10 Things I Learned From Interviewing Graduate Students (Part 2)

This segment is part of episode 40

(Check out Part 1 here)

We wrap up the Graduate Student Series with a summary of the amazing things our volunteers shared for us. Each of these graduate students had different perspectives. Some worked around, some took a year off, some came from other countries and some moved to other countries. However, you could definitively see some similarities. Not only in methods, but also in funding, and problems that people notice.

I hope if you did watch all 7 episodes, you took something valuable from it. Here is what I found.

Consider Graduate school in Another Country

If you loved Fiona Salim’s and John’s interview about graduate school in Europe, definitively try it! You don’t have to email professors and you don’t have to do complicated GRE BS so you might actually find it less stressful to apply out of country.

As you know, people do this all the time. Eleni Gallata and Deepak both came to the United States

Don’t you find that beautiful? That we can switch and intermingle different cultures and ideas and still progress in science. I find that really cool that people from all over the world want to work with other people.

From what I’ve learned, going to graduate school to a different country is a lot easier than you think.

The Power of Communicating as a Scientist

About half of the guests agreed that communication was one of the key challenges the food industry has to face. John and I had a very insightful discussion on how to communicate as scientists. Yes, scientists do suck at communicating, but we can get better.

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Some actionable tips to be a better science communicator is to talk to your friends in casual settings. I used the example of how you can tell if a burger is done. You know, when the blood starts to rise to the top, then it’s almost ready to flip.

What’s hard about communicating is the farther your education goes, well, the most likely you will be further away from the people who aren’t informed. This is a common concept we call “the curse of knowledge”. Can an advanced degree make you a better communicator? Not alone. Being a better communicator is a soft skill that I believe you need to study and practice.

Join something like IFTSA

Amy DeJong, Caroline and John all were top dogs in the IFT student association and they absolutely loved it. Not only did IFTSA give them a powerful, unforgettable network, but they learned a ton of administrative leadership skills. All of them now know the importance of setting efficient meetings and creating polished Agendas.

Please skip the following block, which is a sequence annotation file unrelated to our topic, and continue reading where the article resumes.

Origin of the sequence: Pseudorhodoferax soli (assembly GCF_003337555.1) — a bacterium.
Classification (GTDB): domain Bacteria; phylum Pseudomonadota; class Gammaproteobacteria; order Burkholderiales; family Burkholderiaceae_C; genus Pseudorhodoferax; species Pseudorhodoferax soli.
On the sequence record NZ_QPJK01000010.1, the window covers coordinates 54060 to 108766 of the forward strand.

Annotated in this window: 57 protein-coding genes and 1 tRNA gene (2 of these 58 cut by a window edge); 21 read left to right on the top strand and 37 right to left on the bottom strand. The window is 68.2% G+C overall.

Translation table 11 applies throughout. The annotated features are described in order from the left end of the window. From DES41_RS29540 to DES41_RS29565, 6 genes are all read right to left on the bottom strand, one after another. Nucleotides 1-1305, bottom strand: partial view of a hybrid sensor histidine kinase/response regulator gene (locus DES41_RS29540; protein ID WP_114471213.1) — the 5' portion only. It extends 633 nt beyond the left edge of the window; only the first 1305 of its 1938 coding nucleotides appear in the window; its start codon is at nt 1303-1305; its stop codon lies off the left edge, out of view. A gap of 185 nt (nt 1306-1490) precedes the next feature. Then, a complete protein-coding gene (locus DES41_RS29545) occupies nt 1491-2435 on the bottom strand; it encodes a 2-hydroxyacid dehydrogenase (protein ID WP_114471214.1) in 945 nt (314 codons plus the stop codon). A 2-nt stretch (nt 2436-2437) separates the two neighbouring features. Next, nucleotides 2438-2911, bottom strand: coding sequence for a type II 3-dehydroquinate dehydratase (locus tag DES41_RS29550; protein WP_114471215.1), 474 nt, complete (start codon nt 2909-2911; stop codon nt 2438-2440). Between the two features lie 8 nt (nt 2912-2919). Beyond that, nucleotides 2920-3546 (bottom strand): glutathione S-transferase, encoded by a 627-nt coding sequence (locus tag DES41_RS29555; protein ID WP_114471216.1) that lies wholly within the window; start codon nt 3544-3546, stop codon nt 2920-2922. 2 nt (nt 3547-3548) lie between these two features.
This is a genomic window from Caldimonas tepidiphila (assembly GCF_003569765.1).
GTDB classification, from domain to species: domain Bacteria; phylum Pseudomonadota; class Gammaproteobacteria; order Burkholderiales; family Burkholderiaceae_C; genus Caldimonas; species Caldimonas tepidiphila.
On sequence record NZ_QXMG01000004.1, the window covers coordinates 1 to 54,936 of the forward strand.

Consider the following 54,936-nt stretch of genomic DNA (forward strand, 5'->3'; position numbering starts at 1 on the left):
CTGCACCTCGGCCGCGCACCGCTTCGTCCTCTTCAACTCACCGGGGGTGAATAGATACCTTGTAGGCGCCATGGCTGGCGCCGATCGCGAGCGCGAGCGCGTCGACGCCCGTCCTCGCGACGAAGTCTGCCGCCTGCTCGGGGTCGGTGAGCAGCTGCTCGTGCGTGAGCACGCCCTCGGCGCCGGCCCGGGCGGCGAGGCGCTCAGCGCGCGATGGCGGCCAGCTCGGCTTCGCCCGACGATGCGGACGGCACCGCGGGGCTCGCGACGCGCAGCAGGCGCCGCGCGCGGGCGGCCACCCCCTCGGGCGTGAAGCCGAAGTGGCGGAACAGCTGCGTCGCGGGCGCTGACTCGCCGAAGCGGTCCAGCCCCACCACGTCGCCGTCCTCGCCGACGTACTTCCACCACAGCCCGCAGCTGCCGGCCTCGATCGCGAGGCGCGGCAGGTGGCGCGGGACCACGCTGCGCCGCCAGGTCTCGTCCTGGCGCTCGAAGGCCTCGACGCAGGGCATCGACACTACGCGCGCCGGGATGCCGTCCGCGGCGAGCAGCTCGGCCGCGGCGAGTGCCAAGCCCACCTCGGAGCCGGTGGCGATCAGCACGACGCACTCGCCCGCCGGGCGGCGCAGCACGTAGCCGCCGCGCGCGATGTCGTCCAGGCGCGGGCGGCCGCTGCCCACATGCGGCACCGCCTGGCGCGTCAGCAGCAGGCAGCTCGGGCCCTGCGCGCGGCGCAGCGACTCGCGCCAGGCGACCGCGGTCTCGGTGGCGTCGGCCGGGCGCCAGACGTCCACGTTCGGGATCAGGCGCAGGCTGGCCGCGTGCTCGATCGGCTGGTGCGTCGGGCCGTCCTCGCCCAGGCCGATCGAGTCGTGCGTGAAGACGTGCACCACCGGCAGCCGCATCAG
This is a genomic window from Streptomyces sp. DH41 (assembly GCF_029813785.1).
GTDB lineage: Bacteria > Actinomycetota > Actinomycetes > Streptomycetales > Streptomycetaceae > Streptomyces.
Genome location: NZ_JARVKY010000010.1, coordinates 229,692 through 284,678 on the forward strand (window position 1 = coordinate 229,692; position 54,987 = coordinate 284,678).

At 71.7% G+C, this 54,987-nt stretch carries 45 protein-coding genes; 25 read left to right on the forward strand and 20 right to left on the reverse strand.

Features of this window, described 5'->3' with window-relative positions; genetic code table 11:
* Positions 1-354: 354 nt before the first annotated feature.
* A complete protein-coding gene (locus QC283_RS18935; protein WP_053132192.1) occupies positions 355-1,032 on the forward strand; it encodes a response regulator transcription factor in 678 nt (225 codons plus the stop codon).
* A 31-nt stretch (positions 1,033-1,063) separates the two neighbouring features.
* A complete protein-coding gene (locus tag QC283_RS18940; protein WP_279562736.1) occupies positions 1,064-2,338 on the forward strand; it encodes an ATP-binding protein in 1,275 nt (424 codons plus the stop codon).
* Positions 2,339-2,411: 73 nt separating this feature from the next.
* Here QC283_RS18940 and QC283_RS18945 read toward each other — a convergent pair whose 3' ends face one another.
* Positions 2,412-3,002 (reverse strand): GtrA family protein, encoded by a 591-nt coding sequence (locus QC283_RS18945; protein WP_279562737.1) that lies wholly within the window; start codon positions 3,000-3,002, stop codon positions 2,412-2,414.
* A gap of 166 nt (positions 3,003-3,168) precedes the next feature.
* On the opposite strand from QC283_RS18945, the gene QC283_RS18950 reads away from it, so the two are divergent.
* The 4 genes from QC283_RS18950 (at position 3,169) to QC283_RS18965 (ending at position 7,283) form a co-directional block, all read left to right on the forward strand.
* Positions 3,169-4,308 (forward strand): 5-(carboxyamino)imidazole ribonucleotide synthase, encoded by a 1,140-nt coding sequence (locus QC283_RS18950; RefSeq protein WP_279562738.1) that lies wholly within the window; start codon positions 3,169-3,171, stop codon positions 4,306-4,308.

Joining a group like IFTSA gives you a tremendous network and you can actually start right in your undergraduate. Katie joined IFTSA in her undergraduate and she used her connections there to research graduate school.

Though IFTSA is a great option, you can do other things. As Amy pointed out, you need to do something different. Do something like sports, or community gardening. You can’t be in research mode 100% of your time. You will miss out on amazing opportunities.

Really Love What You Do (alternatively, if you don’t like it, it’s ok to leave)

Some people do it because they like teaching, or innovation, or they just love food. You need to really love what you do before committing to this. It will make things easier in the long run.

In all of our interviews, our guests loved being a graduate student but I’ve heard stories where this isn’t the case.

For example, there are so many people who leave graduate school after a year or two because they either received a better opportunity, got bored, whatever. I know people who went their first year, hated their life that first year, and are still feeling quiet miserable.

I had a friend who finished her first year of graduate school and she always told me when we meet up how much she hated it. I told her, “why don’t you quit?” There’s no good ending to the story. She decided not to quit because she didn’t want to be labeled as a “quitter”. I ended up not talking to her. Maybe she likes it now.

In my opinion, if you don’t love what you’re doing for a consistent 6 months, then you should leave and do something else. Life’s too short to be miserable for longer than 6 months.

It Will be Tough, But It’s Worth It

Graduate school is tough. From the application process, to actually doing your thesis, every step is hard to accomplish. However, it’s for a great cause. You are learning the soft skills to actually become a better scientist and hopefully a better leader.

Sticking with graduate school yields to higher prestige, a better network, and most importantly, a higher pay.

With an advanced degree, you can teach and inspire students, get mad money from consulting or become a director of science in a multimillion dollar company.

It is an amazing opportunity to be in a job that has a potential of benefiting mankind.


I’ve gotten a ton of positive feedback from this little series. I will definitely do it again next year.

So I think the final thing I have to say is that did this change my mind about graduate school? Recall episode 30, where I didn’t have such a good experience. I have a job now, I’m making money… do I even have time to get an advanced degree and will it help me progress in the future?

I have 2 years of experience, an amazing network, and friends I can easily get letters of recommendation from my podcast guests. Should I apply to graduate school?

For me, I don’t think I need it yet. But now I know, through the people I’ve interviewed and through the amazing graduate school time line, I can do it, and this is important to really realize.

No matter what age, or where you are at life, as long as you are moving forward, you can always go to graduate school as a next step.

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